Lynne Cherry (born Philadelphia, Pennsylvania, 1952) is a children’s author and illustrator. She has over 30 books to her credit. Her books include The Great Kapok Tree and A River Ran Wild. Children could visit her website at: Lynne Cherry.

Stephen Decatur (born Sinepuxent, Maryland, 1779; died Bladenburg, Maryland, March 22, 1820) was a naval officer. He is famous for saying, “Our country! In her intercourse with foreign nations may she always be in the right; but our country, right or wrong.” He was killed in a duel with Commodore James Barron.

Kate Feiffer (born New York, New York, 1964) has written eleven books for children. Her father, Jules Feiffer, has illustrated at least four of the eleven books. Her books include Double Pink and Signed by Zelda. Children can check out her website at: Kate Feiffer.

Zebulon Pike

Zebulon Pike (born Lamberton, New Jersey, 1779; died near Toronto, Canada, 1813) was an explorer. In 1805 he investigated the source of the Mississippi River. In 1806 he became intrigued with a large mountain in Colorado. Thinking the mountain was close, he and his party started walking toward it. They were fooled by the mountain’s height and its true distance from them. That mountain was named Pike’s Peak. Later he signed up to fight in the War of 1812. He was killed in battle. Idea: Pike’s Peak hosts a very important road race every year. Create a “road race” of questions regarding mountains. Each time a student answers a question correctly, he/she speeds more up the mountain. Children could also visit: http://www.zebulonpike.org/. The website provides maps of his explorations and information about him.

Jan 062024
Joan of Arc - Poster

Joan of Arc – War Savings Stamps Poster

Joan of Arc (born Domremy, France, 1412; died Rouen, France, May 30, 1431) led French troops against the British. Declaring she had religious visions, she persuaded Charles VII to give her an army. She was successful for quite some time. She was captured by the British. She was tried for heresy and burned at the stake in 1431. Idea: Children could research her battles and plot them on a map. They could read Joan of Arc by Diane Stanley.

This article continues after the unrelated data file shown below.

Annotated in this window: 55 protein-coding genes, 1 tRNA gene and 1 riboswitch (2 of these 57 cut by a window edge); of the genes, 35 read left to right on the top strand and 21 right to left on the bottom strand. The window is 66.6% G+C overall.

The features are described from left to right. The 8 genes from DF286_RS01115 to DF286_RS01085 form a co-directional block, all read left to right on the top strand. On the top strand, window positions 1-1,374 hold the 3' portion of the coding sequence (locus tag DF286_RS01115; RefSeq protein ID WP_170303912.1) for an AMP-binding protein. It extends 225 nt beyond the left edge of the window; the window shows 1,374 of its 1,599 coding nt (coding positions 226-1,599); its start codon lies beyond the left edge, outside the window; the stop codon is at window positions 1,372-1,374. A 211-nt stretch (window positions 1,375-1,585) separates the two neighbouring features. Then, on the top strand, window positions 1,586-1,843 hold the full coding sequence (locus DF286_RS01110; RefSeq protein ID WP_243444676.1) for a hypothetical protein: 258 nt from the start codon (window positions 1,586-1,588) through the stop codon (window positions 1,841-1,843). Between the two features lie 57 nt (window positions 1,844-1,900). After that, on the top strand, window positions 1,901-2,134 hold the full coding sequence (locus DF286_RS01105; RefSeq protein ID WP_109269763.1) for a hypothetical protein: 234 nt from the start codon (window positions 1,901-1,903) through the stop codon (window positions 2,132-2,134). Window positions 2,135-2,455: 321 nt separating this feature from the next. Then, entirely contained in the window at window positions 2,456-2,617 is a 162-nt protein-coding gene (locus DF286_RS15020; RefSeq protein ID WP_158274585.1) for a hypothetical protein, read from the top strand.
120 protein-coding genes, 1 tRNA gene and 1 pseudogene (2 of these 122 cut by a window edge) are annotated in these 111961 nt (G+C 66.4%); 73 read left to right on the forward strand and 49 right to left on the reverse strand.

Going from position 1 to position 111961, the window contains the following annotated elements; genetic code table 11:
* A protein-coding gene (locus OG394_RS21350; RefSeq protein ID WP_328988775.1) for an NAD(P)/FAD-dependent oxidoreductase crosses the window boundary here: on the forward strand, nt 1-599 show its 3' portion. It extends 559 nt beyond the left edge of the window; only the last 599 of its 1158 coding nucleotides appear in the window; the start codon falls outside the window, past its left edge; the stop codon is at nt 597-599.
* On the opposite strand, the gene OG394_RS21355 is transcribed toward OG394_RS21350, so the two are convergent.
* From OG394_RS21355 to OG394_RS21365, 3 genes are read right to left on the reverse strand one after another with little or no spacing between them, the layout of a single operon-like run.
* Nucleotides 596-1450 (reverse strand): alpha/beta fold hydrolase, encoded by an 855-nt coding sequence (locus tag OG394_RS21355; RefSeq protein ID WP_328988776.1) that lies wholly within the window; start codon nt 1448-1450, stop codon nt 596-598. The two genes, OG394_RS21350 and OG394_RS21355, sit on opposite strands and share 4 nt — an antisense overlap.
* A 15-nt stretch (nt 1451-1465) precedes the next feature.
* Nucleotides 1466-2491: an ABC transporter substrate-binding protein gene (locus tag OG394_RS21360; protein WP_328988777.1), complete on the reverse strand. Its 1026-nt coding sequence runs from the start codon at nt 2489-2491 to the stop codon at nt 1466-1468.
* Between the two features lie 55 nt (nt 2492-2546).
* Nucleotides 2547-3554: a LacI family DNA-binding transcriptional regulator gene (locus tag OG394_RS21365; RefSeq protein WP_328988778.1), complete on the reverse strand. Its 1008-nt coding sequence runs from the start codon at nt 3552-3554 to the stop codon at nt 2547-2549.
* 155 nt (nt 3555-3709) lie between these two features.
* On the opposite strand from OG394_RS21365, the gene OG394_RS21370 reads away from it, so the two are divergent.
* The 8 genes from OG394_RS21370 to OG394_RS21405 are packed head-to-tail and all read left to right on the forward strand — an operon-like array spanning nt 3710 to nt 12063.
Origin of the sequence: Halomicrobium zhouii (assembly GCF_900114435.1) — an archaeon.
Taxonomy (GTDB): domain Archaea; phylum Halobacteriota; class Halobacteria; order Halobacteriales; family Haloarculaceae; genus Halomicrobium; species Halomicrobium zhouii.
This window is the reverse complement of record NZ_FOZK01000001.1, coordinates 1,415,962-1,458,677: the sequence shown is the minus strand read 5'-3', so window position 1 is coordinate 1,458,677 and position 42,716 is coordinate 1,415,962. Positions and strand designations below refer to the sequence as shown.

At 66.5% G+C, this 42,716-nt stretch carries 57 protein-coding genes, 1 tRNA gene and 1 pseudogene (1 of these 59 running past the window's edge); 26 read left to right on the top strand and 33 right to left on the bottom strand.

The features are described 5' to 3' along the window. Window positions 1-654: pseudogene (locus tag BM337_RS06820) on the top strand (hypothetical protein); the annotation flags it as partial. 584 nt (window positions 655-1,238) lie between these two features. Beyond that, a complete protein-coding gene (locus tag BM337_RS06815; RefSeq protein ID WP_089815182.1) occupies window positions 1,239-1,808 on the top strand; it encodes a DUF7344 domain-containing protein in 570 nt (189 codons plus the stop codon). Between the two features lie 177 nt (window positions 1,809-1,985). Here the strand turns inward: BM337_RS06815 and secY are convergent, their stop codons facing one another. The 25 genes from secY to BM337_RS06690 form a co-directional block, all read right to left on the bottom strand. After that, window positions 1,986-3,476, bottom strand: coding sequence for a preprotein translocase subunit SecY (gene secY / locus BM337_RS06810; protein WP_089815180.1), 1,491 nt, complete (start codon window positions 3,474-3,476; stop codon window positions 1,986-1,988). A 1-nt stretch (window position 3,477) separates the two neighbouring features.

Vera Cleaver (born Virgin, South Dakota, 1919; died Florida, August 11, 1992) wrote books for children. She and her husband Bill Cleaver wrote about sixteen books, including Ellen Grae (a 1968 Newbery Honor Book), Where the Lilies Bloom (a 1970 Newbery Honor Book), and I Would Rather Be a Turnip. Children can learn more at: Vera Cleaver.

Sherlock Holmes (born 1854) was a fictional detective created by Sir Arthur Conan Doyle. You can read many of the Sherlock Holmes stories at: Project Gutenberg.

Carl Sandburg

Carl Sandburg (born Galesburg, Illinois, 1878; died Flat Rock, North Carolina, July 22, 1967) was a poet, writer, and historian. His free verse poetry depends on strong imagery. One of his books of poetry is Corn Huskers, written in 1918. He won the Pulitzer Prize in 1940 for his biographies of Abraham Lincoln. Children could read some of his poetry at: http://www.poets.org/poet.php/prmPID/28. They could also take a virtual trip of Connemara, his home in North Carolina for the last 22 years of his life: http://www.nps.gov/carl/index.htm.

Jedediah Strong Smith (born Jericho, New York, 1799; died on the Santa Fe Trail, Kansas, May 27, 1831) was an American explorer. He claimed to be the first American to arrive in California. Children could read a biography, Jedediah Smith (Watts Library) by Sharlene Nelson and Ted Nelson.

Wendelin Van Draanen (born Chicago, Illinois, 1965) is a children’s author. She has written the Sammy Keys series, the Shredderman series, and the Gecko and Sticky series. Her first Sammy Keys book, Sammy Keys and the Hotel Thief, was awarded the 1999 Edgar Award for Best Juvenile Writing. Children could visit her website at: Wendelin Van Draanen.

Jan 072024